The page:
Kathryn Wylde, President and CEO
As we prepare for New York City’s post-pandemic future, it is important to reconsider how people move around the city and region.
Safety, improved connectivity, and greater reliability will all be key, whether addressing mass transit, private vehicles, bikes, walking, or ferries. Patterns of life and work are rapidly changing, and the approach to local mobility that has served the city well for more than a hundred years will not suffice going forward.
Most important is modernizing our mass transit system. During the pandemic, more than a third of the city’s workforce discovered that they could do their jobs from home. They will resist returning to the office if it involves standing room only on commuter rail, unexplained subway delays, or bunching of express buses that results in long waits in the cold or rain.
Commuters are not going to be satisfied unless transit services are safe, reliable, comfortable, and efficient. And for the growing population of older New Yorkers – transit must be more accessible.
Demands on transit services will increase with the introduction of congestion pricing in Manhattan’s central business district. New tolls on those driving into the zone are intended to encourage a significant “modal shift” from cars to transit. This will require new subway and bus service in transit deserts, and better connection to current and emerging centers of employment. There must also be seamless integration between ferries, city buses, and subways, including accelerating the expansion of the OMNY digital payment system.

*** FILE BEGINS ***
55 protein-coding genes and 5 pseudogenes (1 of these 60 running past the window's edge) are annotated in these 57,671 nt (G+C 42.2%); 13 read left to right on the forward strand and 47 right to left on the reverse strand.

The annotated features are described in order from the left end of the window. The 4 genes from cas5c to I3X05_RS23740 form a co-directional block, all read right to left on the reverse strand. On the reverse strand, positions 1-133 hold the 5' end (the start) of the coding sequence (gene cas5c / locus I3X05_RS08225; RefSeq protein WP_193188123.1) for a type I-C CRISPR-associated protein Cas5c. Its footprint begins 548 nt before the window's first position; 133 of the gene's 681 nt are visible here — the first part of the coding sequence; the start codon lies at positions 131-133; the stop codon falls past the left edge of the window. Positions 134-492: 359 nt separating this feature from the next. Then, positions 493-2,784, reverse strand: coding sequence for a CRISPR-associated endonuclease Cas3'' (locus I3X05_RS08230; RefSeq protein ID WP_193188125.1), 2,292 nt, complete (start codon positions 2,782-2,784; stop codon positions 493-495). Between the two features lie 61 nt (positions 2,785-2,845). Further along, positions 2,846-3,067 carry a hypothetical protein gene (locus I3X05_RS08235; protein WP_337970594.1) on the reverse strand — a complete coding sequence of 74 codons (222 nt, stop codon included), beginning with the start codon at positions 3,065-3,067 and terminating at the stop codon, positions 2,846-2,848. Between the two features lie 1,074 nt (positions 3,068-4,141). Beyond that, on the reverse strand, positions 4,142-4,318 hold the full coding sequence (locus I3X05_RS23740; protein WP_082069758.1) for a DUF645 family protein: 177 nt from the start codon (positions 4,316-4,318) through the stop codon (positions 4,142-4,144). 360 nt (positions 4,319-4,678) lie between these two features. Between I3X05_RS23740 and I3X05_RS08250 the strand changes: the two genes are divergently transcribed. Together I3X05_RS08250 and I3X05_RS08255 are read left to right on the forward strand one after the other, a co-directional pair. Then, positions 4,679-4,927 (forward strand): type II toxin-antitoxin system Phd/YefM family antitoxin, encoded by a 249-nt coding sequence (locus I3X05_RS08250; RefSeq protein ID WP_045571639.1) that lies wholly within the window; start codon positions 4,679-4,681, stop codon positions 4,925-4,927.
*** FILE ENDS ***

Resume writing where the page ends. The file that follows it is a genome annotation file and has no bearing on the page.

The most dramatic change in city mobility patterns during the pandemic has been the surge in biking, including pedal-assist electric bikes that extend this option to riders with physical limitations. By some measures, Citi Bike is now the 25th biggest public transit system in the country and the largest bike share program outside of Asia. To take full advantage of cycling as a preferred way to navigate the city, bike lanes must be extended with adequate protections for cyclists and pedestrians.
New Yorkers are increasingly embracing cycling culture, but without the adequate consideration for the rules of the road required to maintain public safety in a dense urban setting. The tradeoff for the dedication of public space to cyclists must be respect for traffic lights, pedestrian right of way, and speed considerations on the part of the cyclists. Moreover, there needs to be strict enforcement or bans on illegal micromobility vehicles – all-terrain vehicles, all-electric bikes, and electric scooters – that are not appropriate for urban settings.
Finally, it is time to end longstanding practices that create obstacles to urban mobility without providing comparable public benefit. For example, tourist buses should be banned from the central business districts, parking placard privileges for government employees should be eliminated, curbs should be intensely managed to accommodate freight deliveries, and commercial waste zones should be implemented to regulate the pick-up of commercial garbage.
Mobility is critical to the economic prosperity and productivity of the city. It should be a top priority of the post-pandemic era.